[author: Aaron Kase]
A new law under consideration by the United States Senate could make bankruptcy a viable option for consumers who are struggling to repay their student loans, if the loans came from a private lender.
Student loans cannot currently be discharged in bankruptcy without rare “undue hardship”
$1 trillion in student debt seen as threat to the nation’s economy
“Fairness for Struggling Students Act” would grant avenue of relief for people who can’t pay
Student loan statistics in the last decade have taken a a turn for the absurd, with the average college student graduating with $25,000 in the red, and the total unpaid debt surpassing $1 trillion nationwide. Even in a fully-functioning economy where graduates could expect to matriculate into decent paying jobs, loans on such a scale can be crippling. And with the job market in fact still sputtering, especially for people in their 20s, the country is facing what the National Association of Consumer Bankruptcy Attorneys called a “debt bomb” that will “be a drag on the economy for the foreseeable future.“
Worse, student loan debt cannot currently be discharged through bankruptcy except in the most extreme cases, meaning whatever you signed up for when you were 18 and stupid, you’re stuck with for life.
Relief, however, could be on the way in the form of the Fairness for Struggling Students Act, a piece of legislation championed by Senator Dick Durbin from Illinois. The act would make loans from private lenders fair game in bankruptcy proceedings, just like credit card bills, leases and most other kinds of debt.
“It’s clear that too many students have been steered into loans that they will not be able to repay and that they will never be able to escape,” Durbin said of the legislation.
The catch: loans taken from the government, like state loans or the popular federal Perkins and Stafford loans, would still have to be paid back. On the plus side, government loans usually have more consumer protections built in, where private loans have taken on an almost sleazy, predatory reputation in many cases.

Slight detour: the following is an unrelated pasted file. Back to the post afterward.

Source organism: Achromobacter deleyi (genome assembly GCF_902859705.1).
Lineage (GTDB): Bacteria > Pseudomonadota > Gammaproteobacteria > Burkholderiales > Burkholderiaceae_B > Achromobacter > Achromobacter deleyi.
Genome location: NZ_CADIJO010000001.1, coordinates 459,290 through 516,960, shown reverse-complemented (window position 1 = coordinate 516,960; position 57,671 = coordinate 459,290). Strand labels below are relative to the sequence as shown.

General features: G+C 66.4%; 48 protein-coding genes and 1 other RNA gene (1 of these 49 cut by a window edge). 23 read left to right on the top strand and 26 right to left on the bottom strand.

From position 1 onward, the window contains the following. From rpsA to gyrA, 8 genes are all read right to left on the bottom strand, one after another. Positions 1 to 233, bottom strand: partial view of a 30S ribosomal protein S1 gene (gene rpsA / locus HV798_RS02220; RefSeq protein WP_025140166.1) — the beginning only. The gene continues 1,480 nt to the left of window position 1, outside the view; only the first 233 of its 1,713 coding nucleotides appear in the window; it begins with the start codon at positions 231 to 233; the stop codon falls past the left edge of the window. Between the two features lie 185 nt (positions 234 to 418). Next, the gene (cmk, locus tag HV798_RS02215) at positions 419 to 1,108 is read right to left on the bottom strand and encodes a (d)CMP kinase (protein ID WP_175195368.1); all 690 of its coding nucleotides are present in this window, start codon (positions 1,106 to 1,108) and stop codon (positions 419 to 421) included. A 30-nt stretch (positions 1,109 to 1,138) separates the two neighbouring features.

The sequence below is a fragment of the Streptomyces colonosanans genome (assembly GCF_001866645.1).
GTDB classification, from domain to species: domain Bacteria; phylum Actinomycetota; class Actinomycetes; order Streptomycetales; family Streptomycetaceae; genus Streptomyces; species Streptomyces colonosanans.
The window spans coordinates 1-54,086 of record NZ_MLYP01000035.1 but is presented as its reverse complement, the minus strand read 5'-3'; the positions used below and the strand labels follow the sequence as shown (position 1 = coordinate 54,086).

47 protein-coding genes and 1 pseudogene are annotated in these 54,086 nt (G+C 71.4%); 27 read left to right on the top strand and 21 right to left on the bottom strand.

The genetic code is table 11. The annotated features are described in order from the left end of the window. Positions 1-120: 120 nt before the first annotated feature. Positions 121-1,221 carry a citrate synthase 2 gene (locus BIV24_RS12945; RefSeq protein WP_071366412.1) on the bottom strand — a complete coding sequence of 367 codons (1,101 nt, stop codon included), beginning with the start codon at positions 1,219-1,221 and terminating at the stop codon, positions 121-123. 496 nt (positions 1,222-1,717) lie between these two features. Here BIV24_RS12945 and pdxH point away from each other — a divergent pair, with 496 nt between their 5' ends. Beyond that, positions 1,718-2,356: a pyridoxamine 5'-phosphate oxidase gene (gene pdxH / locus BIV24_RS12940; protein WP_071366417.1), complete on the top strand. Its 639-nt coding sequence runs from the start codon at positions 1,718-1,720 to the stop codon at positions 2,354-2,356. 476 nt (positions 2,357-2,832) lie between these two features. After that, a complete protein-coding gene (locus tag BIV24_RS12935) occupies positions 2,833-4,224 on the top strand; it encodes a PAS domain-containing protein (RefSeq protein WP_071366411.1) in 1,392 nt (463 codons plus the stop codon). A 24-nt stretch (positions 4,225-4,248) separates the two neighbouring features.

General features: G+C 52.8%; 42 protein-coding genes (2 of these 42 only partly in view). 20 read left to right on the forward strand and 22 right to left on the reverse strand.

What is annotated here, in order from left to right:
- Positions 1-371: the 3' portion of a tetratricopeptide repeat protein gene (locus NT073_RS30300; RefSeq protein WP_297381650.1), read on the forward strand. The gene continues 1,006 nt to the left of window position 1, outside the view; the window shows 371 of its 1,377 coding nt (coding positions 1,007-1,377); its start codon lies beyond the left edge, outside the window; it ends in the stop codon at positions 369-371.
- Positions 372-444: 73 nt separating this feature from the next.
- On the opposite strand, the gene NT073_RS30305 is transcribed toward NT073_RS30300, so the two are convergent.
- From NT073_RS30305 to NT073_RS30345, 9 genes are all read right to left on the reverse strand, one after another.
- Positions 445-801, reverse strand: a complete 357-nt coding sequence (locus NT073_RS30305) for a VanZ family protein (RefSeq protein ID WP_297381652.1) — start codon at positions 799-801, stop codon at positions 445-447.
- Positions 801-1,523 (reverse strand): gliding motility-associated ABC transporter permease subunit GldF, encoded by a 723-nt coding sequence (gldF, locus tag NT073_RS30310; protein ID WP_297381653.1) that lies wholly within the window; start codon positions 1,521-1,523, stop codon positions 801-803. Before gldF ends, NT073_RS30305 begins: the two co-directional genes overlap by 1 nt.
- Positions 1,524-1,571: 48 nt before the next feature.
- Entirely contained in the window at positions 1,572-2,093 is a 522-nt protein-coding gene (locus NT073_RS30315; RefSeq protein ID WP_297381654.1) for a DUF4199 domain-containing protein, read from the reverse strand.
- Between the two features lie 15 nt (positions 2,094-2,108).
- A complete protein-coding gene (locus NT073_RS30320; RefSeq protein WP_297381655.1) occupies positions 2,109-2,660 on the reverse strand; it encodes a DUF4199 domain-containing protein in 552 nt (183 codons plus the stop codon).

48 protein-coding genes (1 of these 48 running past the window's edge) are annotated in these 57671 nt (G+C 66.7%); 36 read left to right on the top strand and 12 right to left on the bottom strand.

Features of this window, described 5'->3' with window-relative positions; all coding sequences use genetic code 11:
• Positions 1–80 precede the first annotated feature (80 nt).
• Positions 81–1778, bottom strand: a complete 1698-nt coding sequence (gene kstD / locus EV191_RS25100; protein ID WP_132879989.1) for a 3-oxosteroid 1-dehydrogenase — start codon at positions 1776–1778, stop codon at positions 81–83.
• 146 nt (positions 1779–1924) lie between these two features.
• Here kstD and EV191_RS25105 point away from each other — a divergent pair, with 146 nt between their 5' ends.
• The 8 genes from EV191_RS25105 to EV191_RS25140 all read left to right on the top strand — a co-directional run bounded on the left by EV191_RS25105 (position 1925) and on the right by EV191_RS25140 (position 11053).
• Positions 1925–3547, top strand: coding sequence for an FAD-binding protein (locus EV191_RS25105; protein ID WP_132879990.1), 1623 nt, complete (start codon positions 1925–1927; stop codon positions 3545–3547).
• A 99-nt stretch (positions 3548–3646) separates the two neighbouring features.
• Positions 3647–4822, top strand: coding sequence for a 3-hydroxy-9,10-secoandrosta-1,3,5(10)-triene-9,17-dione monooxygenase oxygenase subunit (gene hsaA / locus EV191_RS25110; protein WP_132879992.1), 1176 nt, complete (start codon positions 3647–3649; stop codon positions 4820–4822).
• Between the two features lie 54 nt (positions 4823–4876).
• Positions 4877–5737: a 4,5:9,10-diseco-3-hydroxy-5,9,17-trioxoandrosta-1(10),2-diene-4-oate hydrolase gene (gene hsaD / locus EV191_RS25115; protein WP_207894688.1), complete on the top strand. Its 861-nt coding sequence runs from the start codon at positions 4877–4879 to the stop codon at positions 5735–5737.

Should student debt be considered in the same category as child support and taxes, obligations that follow you to the grave regardless of your bankruptcy status? “If you can’t find a job and you’re doing everything you can to find a job, but something has happened or intervened or prevented you from being able to do that, I think relief is appropriate,” says Robert Rock, a bankruptcy attorney from New York.
Harvard University: $54,496 per year
“It is a delicate line,” Rock says, noting that bankruptcy laws strive for fairness to the creditor as well as a fresh start for the debtor. “I think the bill takes a step in the right direction to provide additional relief, where people are trying but there’s nothing they can do to service the debt, and with interest and penalties it ends up going through the roof.”
The attorney suggests other measures that could also bring some sanity to the financial futures of young Americans. One would be to lower the bar for the “undue hardship” standard, which already allows student loans to be discharged through bankruptcy in extreme cases, but is almost impossible to qualify for. “It’s almost to the point where undue hardship means someone took a loan to go to Julliard to play piano, and had an accident and had their hands amputated,” Rock says.
“The other thing is to look at the root cause of the problem,” he notes. “The cost of education is a runaway train. Something has to be done to stop that.”
One way or another, the country will have to address the discrepancy between what students have to pay for an education and what, if anything, they can expect to earn on graduation. “If you can walk out of college with a BA and walk into a situation where you are able to service your loans, you’re very fortunate indeed,” Rock says. “As we get into a situation now where there’s a bigger and ever growing pool of student debt, something is going to have to give.”